The group is refurbishing an old building in the town and has various investors and foodies coming to visit for their announcement. There are some interesting digs at gentrification here, which contrast nicely with the franchise’s frequent themes of ‘backwood yokels’ and the sometimes intimidating nature of the Deep South, which is often presented as not ‘taking kindly to strangers.’ On one hand, the large white men with gun holsters and chewing tobacco can seem threatening, especially when they’re giving angry and suspicious eyes to young women and a Black man. On the other hand, however, these twenty-something city-slickers are coming in and literally pushing an elderly woman and her son out of their long-time home so that they can gentrify the dusty town and capitalize on its cheap property value.

This Texas Chainsaw Massacre Feels Real


It’s this act that becomes the catalyst for the gory carnage of the rest of the film, with the elderly woman having a medical attack as she’s being forced out of her home by the police. Her son and one of the four young hipsters hop into the police van with the woman while the other three attend to the building (including taking down a confederate flag). On the way to the hospital, the woman has a heart attack and dies; her son stares at her in disbelief before adjusting her oxygen tank.

The cop in the back of the van with him touches his hand, and the son, a massive and near-superhuman figure, grabs the officer’s wrist and snaps it in half to make a compound fracture. He then slams the arm into the cop’s neck, using the bone sticking out of the man’s wrist to stab the officer in the jugular repeatedly. When the van crashes, the son pulls his mother out and cuts the skin off of her face, propping up his mother on a nice pile of dead sunflowers in a picturesque pose before wearing her former face as his own. This is Leatherface.

This incredibly gruesome and surprising sequence gets repeatedly topped throughout the remainder of the film. The Netflix Texas Chainsaw Massacre is, without doubt, the goriest and bloodiest film of the franchise, even if its viscera lacks the inventiveness and imagination of Tom Savini’s effects in the original sequel (which was banned in Australia for 20 years). There are practical effects and seamless CGI in this movie which rival the gross-out guts of any major horror film, and is the kind of violence people don’t often see in franchise movies. An amazingly vicious head-bashing (or -flattening) scene, people being lifted in the air by a whirring chainsaw, faces being split apart: this is a nasty movie, and the expert direction even makes it kind of beautiful.

The greatest use of gore in the film, and a scene which should go down as one of the best in recent horror history, takes place on a blue-lit party bus, hipster beats playing in the background while Leatherface enters through the front. The millennials all hold their phones up and film him (“I’m canceling you, bro,” one says), with some Instagram comments and reactions appearing on the screen until Leatherface begins doing his thing. Seeing these precocious kids trapped at the back end of a bus, bloody hands reddening the windows they scrape at, screaming as limbs and guts go everywhere, is undoubtedly one of the most gleefully sick and intense moments of horror in contemporary memory. After this, Texas Chainsaw Massacre gets real or at least feels that way to the audience, and all safe bets are off.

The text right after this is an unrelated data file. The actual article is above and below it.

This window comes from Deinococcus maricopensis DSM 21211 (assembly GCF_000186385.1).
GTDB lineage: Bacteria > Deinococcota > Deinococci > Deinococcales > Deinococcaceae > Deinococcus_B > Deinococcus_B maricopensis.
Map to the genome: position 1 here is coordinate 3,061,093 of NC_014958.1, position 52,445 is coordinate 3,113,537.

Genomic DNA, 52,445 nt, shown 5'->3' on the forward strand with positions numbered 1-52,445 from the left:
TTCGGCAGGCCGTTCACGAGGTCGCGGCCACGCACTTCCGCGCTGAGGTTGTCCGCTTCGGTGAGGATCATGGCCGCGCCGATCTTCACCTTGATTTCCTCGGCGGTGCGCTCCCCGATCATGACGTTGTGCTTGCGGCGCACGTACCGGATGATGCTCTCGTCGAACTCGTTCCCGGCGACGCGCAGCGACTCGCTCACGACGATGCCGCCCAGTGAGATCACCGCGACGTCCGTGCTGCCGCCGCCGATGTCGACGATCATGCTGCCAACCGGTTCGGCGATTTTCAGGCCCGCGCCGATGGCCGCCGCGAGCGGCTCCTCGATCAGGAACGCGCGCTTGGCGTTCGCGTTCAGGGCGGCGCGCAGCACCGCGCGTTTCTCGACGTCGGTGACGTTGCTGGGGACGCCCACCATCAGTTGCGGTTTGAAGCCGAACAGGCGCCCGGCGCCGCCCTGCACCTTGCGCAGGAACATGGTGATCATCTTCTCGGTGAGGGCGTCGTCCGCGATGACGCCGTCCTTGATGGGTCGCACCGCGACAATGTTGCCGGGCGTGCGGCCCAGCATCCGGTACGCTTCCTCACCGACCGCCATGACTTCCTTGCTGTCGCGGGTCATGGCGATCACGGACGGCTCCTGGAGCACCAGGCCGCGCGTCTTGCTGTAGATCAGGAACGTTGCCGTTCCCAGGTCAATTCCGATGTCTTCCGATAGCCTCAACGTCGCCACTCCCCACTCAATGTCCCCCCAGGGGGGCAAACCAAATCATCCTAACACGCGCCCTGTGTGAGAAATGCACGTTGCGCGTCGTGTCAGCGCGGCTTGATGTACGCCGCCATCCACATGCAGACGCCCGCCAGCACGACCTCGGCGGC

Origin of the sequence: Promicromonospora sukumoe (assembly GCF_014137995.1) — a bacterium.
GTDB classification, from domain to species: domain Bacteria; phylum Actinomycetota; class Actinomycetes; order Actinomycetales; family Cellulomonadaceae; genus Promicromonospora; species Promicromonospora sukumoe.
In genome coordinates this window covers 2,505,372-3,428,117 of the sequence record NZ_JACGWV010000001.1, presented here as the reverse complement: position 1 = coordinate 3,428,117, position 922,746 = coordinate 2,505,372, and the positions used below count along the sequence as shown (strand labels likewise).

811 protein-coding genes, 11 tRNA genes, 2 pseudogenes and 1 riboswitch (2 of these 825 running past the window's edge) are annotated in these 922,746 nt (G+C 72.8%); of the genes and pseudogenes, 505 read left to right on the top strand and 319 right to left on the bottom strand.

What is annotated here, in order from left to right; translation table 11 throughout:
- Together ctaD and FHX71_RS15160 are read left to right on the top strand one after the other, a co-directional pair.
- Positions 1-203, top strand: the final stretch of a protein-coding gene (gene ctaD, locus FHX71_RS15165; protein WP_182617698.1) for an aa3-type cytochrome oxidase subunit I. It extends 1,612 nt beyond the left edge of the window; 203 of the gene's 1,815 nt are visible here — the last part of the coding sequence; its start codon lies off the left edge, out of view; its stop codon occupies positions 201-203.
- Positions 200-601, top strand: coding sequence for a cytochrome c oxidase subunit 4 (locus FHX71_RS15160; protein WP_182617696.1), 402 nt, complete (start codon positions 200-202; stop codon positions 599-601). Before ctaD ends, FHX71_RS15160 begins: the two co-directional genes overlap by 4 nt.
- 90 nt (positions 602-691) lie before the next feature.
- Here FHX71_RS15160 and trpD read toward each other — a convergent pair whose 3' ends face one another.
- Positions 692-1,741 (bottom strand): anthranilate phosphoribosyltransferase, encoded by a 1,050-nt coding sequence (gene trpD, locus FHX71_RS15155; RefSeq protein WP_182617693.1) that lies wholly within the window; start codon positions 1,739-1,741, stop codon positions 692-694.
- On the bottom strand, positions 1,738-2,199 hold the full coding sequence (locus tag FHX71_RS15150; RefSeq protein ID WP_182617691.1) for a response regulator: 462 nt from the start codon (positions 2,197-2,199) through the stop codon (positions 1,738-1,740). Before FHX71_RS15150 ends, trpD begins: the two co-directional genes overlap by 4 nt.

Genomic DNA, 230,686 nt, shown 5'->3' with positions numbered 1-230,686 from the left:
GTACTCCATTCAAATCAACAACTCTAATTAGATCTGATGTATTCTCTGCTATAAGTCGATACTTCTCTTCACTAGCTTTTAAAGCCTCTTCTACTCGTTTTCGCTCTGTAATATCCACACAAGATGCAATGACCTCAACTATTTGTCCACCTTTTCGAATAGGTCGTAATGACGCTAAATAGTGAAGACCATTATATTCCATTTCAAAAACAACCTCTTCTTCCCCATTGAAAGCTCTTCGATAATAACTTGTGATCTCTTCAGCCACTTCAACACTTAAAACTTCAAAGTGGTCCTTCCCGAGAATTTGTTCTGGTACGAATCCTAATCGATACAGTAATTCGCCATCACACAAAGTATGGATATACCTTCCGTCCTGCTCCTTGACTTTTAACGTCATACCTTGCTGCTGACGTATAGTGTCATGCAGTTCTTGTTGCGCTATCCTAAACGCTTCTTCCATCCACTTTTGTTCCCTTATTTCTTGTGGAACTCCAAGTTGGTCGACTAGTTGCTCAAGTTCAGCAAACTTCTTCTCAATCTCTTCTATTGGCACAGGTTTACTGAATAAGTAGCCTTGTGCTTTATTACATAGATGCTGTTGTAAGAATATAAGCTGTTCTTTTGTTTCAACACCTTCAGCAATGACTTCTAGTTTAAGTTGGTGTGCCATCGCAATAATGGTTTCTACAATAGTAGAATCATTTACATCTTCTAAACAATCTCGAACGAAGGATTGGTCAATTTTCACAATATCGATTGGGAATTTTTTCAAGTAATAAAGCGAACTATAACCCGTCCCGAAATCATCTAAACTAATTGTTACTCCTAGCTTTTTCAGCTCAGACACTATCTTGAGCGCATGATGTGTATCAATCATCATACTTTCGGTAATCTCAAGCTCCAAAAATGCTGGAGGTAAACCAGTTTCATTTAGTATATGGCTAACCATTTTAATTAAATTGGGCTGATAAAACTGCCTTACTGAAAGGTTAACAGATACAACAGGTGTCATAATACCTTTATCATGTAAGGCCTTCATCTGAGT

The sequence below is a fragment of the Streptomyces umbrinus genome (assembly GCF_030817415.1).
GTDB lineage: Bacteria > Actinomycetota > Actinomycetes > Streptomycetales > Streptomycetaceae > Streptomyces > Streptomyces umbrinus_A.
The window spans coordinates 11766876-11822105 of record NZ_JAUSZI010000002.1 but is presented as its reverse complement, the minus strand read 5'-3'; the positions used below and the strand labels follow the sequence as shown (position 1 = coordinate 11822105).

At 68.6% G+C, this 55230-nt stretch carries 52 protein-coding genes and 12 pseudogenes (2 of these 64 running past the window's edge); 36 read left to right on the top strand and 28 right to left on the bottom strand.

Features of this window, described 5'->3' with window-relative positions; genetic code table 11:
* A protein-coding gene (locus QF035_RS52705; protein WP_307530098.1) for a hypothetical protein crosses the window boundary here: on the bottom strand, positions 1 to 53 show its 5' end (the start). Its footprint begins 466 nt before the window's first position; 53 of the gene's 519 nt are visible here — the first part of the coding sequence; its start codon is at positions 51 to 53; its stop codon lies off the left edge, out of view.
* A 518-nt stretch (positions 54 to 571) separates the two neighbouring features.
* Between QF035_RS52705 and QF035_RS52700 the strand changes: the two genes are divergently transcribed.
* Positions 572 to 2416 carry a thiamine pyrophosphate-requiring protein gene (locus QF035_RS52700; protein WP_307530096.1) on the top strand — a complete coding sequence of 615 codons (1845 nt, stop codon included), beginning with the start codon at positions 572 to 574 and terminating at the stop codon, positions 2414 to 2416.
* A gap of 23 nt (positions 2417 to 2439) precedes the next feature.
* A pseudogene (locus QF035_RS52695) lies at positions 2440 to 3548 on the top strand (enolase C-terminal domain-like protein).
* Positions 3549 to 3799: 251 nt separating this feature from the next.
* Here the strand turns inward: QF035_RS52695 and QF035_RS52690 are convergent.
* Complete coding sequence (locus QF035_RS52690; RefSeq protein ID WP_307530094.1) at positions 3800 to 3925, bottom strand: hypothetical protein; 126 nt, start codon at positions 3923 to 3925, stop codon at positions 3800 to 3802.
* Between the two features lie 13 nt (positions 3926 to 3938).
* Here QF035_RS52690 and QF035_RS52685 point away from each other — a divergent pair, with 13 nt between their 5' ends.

Another great addition to Texas Chainsaw Massacre is Lily’s backstory. Elsie Fisher, so great in Bo Burnham’s film Eighth Grade, plays Lily with so much damage and heartache, effectively revealing the trauma that she had once endured; she was a victim of a school shooting, and flashbacks show her on the floor of this other, very real massacre. Using this bit of character development is brilliant, allowing writer Chris Thomas Devlin room to explore gun control and violence, and also create a way for Lily’s character to need and receive catharsis and a kind of personal exorcism. The school shooting narrative makes the massacre feel even more real, dark, and with higher stakes.

Some other characters, however, are not so well written. In fact, true to horror tropes, there are a few moments in which people do the absolute dumbest thing imaginable, as when a bus driver stops during the group’s escape from Harlow in order to casually walk outside (for no reason whatsoever). He is killed, of course, and while this may open the way to the magnificent bus scene, it is so stupid and implausible, and with no legitimate motivation, that it’s one of the small handful of times when Texas Chainsaw Massacre feels like it could’ve used a strong re-write. The very final minutes, also, succumb to the banality of the most predictable clichés of horror movie endings, creating room for inevitable sequels and yet robbing the film of much of its emotional and dramatic heft.

Nonetheless, Texas Chainsaw Massacre is one of the best horror reboots to happen during this new craze of franchise reinvigoration. It’s a true horror film in every sense of the word, with violence and intensity often unprecedented in franchise horror. There are obviously horror masterpieces taking place with surprisingly prolific consistency right now, in the age of ‘elevated horror,’ and Texas Chainsaw Massacre isn’t one of them; what it is, however, is a franchise picture that stands above most other reboots, wielding its motorized, bloodied blade in triumph.

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Matthew Mahler
(52 Articles Published)

Editor and writer for Movieweb.com. Lover of film, philosophy, and theology. Amateur human. Contact him at matthew.m@movieweb.com